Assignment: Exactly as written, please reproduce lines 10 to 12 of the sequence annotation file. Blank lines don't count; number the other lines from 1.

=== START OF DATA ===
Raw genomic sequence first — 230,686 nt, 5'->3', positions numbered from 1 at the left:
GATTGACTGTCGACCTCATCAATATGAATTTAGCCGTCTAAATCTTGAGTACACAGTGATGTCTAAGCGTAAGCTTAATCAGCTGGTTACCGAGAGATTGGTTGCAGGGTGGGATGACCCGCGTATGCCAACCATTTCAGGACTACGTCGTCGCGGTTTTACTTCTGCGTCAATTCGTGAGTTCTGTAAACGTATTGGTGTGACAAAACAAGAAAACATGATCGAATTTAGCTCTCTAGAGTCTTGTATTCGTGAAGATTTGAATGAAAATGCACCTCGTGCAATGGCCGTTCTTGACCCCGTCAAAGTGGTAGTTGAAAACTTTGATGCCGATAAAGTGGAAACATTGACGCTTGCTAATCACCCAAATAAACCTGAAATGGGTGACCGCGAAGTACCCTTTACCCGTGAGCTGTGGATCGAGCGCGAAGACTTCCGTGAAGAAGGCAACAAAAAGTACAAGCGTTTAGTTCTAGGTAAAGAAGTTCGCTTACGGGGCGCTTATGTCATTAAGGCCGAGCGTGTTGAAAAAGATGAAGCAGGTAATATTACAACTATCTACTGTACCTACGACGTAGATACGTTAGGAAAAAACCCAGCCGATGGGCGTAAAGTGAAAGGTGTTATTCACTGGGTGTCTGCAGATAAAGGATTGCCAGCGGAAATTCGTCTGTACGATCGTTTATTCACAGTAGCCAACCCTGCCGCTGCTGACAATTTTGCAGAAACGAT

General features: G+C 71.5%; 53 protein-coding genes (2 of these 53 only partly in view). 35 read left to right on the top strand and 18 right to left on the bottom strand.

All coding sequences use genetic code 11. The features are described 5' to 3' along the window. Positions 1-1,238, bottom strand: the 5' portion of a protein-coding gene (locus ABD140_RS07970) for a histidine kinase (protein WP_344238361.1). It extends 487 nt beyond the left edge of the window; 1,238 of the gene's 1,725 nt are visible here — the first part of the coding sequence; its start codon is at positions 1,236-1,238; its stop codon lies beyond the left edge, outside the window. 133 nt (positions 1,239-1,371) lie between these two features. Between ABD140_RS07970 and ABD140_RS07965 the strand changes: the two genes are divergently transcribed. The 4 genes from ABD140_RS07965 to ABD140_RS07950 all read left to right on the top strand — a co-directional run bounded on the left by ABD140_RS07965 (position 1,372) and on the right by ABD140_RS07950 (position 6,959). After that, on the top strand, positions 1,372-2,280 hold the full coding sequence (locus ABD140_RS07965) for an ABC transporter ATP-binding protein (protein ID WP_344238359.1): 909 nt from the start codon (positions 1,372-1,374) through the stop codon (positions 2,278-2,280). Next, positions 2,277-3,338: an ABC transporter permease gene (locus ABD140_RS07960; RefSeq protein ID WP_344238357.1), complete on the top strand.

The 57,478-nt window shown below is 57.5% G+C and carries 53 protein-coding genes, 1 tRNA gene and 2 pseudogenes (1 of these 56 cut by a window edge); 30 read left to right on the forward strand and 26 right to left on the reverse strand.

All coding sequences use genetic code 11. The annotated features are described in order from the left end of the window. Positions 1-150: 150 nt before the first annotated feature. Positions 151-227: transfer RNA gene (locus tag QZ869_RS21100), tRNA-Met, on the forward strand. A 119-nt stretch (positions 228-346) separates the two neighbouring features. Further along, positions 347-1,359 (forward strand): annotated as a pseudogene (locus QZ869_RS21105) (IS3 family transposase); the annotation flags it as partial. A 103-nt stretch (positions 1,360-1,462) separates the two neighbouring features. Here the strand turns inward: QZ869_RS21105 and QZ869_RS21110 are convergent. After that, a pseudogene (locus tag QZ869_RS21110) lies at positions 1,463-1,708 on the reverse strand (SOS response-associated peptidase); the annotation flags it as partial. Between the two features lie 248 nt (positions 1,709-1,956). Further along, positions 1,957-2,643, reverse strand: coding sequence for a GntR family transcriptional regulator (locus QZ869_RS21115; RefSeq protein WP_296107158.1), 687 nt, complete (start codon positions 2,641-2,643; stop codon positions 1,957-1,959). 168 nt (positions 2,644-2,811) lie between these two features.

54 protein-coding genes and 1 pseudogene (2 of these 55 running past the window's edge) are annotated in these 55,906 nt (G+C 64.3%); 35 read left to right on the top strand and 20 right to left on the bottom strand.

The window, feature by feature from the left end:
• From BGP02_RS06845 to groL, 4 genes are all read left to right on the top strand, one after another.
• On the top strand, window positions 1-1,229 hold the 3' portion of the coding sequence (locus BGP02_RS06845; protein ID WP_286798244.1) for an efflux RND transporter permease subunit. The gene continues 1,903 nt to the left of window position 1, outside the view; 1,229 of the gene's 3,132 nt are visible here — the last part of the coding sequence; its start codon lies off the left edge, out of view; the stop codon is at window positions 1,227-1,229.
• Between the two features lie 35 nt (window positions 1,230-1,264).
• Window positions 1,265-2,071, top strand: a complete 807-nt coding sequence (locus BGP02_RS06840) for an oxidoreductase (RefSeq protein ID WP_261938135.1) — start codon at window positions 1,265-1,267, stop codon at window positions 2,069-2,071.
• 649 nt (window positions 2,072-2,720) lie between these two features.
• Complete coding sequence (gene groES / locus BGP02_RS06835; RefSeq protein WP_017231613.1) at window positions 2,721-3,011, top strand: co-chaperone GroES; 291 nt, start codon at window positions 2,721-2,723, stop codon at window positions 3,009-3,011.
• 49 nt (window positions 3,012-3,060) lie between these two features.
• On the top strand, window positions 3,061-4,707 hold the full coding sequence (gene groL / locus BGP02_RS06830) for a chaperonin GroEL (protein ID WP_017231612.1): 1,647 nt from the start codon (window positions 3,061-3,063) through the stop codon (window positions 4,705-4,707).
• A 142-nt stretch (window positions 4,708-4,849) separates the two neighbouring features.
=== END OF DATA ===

• On the top strand, window positions 1-1,229 hold the 3' portion of the coding sequence (locus BGP02_RS06845; protein ID WP_286798244.1) for an efflux RND transporter permease subunit. The gene continues 1,903 nt to the left of window position 1, outside the view; 1,229 of the gene's 3,132 nt are visible here — the last part of the coding sequence; its start codon lies off the left edge, out of view; the stop codon is at window positions 1,227-1,229.
• Between the two features lie 35 nt (window positions 1,230-1,264).
• Window positions 1,265-2,071, top strand: a complete 807-nt coding sequence (locus BGP02_RS06840) for an oxidoreductase (RefSeq protein ID WP_261938135.1) — start codon at window positions 1,265-1,267, stop codon at window positions 2,069-2,071.